State wants to take kids of mom who blasts DCF for allowing her kids dangerous psychotropic drugs
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TAMPA, Fla. -- It is a story that might make you angry. The Florida Department of Children and Families is trying to muzzle a mother who is speaking out about the state giving her children dangerous psychotropic drugs without telling her as required by law.
Karen Shaw says the department is still trying to cover up what it's done. Last week, 10 News explained how her two children had been removed because of a domestic violence incident and, while in DCF custody, prescribed psychotropic drugs without her knowledge.
Shaw says somebody is doing bad things. She adds, "I don't know if it is one person or a whole bunch of people, but they are doing bad things."
On Monday, Shaw received notification DCF was moving to terminate her parental rights. In court Tuesday afternoon, among the reasons the state says it is doing so is because Shaw participated in a 10 News story.
Shaw says,"I was panicked as I went into the courtroom today because the thought of losing my children...I can't even describe that. But the issue of psychotropic medication will not keep me from speaking out in court."
Despite the paperwork filed in court Tuesday, DCF Secretary David Wilkins denies the fact that Shaw speaking out has anything to do with the department's decision. While in Tampa, 10 News reporter Mike Deeson said to Wilkins, "We did a story last week about psychotropic drugs that the agency did not like and one of the mothers who complained has now received a letter to terminate her parent rights. Is this an agency of retribution or one of child welfare?"
Wilkins replied, "Of course it is not an agency of retribution. There is a set of processes and procedures of how all child welfare cases are dealt with."
But Judge Manuel Lopez said at Tuesday's hearing the DCF procedure to terminate Shaw's parental rights "sounds pretty drastic."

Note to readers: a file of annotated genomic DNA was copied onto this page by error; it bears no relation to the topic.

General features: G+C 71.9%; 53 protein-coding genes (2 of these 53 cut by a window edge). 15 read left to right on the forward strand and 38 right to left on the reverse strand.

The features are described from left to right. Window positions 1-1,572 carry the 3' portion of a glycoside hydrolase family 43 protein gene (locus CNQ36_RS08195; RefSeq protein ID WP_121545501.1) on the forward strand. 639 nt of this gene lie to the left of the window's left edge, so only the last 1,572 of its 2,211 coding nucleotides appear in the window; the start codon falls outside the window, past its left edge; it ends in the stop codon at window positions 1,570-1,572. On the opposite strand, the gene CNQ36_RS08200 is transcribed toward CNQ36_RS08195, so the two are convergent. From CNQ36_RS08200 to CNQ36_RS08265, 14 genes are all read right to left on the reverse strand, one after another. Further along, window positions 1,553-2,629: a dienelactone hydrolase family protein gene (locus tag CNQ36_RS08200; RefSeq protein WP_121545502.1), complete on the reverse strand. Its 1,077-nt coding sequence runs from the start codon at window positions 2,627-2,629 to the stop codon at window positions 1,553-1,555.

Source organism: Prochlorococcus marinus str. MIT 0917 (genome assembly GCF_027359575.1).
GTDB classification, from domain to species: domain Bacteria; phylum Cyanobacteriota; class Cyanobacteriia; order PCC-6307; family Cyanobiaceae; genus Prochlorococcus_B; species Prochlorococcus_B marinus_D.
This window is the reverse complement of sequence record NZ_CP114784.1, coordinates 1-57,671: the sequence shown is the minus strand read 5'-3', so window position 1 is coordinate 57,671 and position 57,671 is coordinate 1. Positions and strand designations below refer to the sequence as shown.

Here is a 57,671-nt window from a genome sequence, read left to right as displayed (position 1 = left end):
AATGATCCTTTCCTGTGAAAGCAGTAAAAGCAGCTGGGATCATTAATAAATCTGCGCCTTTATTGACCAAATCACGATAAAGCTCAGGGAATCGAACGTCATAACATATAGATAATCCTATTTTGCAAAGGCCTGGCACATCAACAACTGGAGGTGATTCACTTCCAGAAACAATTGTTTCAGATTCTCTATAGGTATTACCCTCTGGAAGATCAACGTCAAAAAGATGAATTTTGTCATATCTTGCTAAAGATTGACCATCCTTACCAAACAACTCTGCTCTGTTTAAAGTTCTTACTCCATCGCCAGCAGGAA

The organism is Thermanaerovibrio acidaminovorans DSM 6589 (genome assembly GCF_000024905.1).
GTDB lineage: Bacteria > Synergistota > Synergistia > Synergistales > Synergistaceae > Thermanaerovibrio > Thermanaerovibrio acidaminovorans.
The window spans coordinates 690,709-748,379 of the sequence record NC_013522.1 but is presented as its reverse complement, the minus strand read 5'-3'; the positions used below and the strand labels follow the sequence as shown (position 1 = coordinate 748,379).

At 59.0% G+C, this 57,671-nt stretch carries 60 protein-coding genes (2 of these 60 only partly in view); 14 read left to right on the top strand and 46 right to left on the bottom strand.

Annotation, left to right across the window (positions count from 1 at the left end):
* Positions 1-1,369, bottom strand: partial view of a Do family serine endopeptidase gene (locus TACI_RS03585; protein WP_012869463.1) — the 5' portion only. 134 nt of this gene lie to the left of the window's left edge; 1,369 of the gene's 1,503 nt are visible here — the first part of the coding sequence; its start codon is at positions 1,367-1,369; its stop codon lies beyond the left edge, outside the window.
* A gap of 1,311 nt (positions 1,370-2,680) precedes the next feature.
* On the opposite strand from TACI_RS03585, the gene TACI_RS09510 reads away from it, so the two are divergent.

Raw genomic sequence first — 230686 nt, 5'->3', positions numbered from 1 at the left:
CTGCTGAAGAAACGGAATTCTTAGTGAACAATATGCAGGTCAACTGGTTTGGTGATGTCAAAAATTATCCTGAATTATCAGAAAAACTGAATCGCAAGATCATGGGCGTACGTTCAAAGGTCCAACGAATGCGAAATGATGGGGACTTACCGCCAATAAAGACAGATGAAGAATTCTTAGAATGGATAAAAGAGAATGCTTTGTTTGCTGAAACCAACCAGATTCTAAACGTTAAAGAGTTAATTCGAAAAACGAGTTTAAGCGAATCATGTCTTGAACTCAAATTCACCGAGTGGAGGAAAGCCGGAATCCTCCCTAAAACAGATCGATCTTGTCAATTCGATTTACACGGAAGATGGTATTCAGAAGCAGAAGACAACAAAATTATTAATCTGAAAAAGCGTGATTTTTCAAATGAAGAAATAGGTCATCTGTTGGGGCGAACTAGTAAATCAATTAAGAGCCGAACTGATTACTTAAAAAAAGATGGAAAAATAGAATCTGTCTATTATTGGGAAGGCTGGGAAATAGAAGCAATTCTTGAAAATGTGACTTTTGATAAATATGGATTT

Lopez added, "I don't understand the timing of this. Why now?"
Deeson said to Wilkins, "So, it's not suspect that she complained to us and a TPR [Termination of Parental Rights] was issued?"
Again, Wilkins replied,"In child welfare, it is a complicated situation because you are dealing with a situation where there are allegations of abuse and neglect."
However, as Judge Lopez noted, there are no allegations of child abuse. He noted this case is about domestic violence and the father of the children no longer lives in the house.
Lopez added that Shaw seems like a woman who loves her children. When the department countered that she seems emotional, Lopez again came to Shaw's defense, saying, "The flip side is that she might be upset that her children have been with someone else for almost two years."
Judge Lopez not only questioned the state's motives, but also said the department's plan might not go along with his plan.
Shaw says, "He said if I do what he said to do I should not have any problems and my children should be returned to me."
But the DCF will continue to try to terminate the parental rights of a mother who has never physically abused her kids, but instead spoke out about what she said was abuse by the state.
DCF has asked 10 News to keep Senior Investigative Reporter Mike Deeson from being allowed to do any more stories on the agency. The station rejected that request.
Meanwhile, DCF says Shaw's children never received psychotropic drugs, despite the fact 10 News has obtained the prescription the doctor wrote, the forms he filled out saying he was going to prescribe the drugs, and the form showing the case worker lied in the paperwork that allowed the doctor to prescribe the drugs.
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